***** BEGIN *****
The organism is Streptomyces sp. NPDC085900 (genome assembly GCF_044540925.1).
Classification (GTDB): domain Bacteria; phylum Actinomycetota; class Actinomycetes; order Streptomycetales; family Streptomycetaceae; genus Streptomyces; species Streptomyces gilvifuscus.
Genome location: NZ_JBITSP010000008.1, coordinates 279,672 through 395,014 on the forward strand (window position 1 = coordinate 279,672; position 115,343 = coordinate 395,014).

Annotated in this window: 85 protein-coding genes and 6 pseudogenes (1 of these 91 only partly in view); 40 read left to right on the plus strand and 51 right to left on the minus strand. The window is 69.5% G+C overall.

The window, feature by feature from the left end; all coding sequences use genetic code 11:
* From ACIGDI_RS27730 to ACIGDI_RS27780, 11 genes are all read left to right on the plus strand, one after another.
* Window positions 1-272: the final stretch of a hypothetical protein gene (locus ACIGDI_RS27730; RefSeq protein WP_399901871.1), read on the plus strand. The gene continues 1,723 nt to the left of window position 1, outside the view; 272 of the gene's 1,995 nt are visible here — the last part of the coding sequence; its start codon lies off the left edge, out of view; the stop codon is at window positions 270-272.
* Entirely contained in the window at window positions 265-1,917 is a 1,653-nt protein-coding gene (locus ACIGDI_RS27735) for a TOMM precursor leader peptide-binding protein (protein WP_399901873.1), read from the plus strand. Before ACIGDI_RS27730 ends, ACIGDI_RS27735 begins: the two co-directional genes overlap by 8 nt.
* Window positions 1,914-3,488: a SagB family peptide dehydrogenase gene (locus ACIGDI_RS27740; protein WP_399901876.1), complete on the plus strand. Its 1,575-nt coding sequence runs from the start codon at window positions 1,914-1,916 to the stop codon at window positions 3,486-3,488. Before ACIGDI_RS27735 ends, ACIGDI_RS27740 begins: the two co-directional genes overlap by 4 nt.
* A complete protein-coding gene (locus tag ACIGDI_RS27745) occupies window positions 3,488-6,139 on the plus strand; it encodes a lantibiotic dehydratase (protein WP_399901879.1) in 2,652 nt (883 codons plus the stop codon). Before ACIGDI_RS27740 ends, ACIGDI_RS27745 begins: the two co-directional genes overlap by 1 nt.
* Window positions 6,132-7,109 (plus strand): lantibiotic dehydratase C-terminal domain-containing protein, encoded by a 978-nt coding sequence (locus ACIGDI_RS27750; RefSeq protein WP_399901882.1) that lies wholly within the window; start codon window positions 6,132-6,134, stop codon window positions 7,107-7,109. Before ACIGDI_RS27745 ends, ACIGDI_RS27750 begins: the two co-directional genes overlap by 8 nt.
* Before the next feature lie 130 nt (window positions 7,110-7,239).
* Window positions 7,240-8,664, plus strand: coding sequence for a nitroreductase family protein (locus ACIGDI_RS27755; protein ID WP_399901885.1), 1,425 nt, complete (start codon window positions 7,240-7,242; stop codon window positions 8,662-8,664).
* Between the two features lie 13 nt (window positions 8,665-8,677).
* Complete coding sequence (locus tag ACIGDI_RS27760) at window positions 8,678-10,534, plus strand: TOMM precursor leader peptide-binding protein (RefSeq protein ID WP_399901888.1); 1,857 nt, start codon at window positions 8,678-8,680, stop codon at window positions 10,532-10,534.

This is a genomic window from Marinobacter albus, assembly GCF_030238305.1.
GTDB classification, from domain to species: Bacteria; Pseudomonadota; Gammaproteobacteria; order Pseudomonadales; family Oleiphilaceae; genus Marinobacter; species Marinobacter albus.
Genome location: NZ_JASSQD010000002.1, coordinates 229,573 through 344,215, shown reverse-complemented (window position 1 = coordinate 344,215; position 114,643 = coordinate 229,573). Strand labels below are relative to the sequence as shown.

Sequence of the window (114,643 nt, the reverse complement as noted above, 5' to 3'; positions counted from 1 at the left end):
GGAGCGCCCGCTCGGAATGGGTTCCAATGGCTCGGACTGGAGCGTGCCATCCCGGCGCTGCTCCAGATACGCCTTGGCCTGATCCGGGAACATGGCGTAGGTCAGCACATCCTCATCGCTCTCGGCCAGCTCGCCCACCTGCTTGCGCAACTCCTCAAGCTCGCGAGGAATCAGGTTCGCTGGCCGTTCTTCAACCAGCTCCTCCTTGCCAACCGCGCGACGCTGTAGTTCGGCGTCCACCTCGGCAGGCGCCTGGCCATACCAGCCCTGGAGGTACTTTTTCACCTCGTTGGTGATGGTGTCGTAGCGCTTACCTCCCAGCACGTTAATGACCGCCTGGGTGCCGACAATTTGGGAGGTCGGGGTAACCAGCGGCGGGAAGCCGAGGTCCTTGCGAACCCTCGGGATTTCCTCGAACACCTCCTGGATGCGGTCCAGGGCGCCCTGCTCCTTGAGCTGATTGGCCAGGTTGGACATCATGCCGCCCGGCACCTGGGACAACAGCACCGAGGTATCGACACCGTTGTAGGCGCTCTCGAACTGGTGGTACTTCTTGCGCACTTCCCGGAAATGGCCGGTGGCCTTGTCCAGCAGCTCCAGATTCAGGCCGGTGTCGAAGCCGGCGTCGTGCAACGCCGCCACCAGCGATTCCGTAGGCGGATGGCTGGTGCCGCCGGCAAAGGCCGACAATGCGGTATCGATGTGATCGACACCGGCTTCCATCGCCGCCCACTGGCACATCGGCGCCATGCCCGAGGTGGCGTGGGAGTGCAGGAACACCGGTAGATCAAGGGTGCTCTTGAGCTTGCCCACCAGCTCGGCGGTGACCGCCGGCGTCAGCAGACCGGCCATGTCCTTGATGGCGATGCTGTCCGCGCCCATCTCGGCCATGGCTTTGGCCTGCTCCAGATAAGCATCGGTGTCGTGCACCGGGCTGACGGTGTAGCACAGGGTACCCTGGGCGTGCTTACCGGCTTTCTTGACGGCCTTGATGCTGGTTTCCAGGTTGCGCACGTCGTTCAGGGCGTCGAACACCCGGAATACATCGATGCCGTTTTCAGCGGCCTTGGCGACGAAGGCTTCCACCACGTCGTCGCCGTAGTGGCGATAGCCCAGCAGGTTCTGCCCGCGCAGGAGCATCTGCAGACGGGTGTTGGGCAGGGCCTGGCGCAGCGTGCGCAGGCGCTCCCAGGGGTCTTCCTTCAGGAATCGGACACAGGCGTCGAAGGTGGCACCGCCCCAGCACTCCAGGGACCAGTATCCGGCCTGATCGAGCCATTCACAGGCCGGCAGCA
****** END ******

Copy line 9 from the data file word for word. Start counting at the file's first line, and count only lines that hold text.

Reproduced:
* Window positions 1,914-3,488: a SagB family peptide dehydrogenase gene (locus ACIGDI_RS27740; protein WP_399901876.1), complete on the plus strand. Its 1,575-nt coding sequence runs from the start codon at window positions 1,914-1,916 to the stop codon at window positions 3,486-3,488. Before ACIGDI_RS27735 ends, ACIGDI_RS27740 begins: the two co-directional genes overlap by 4 nt.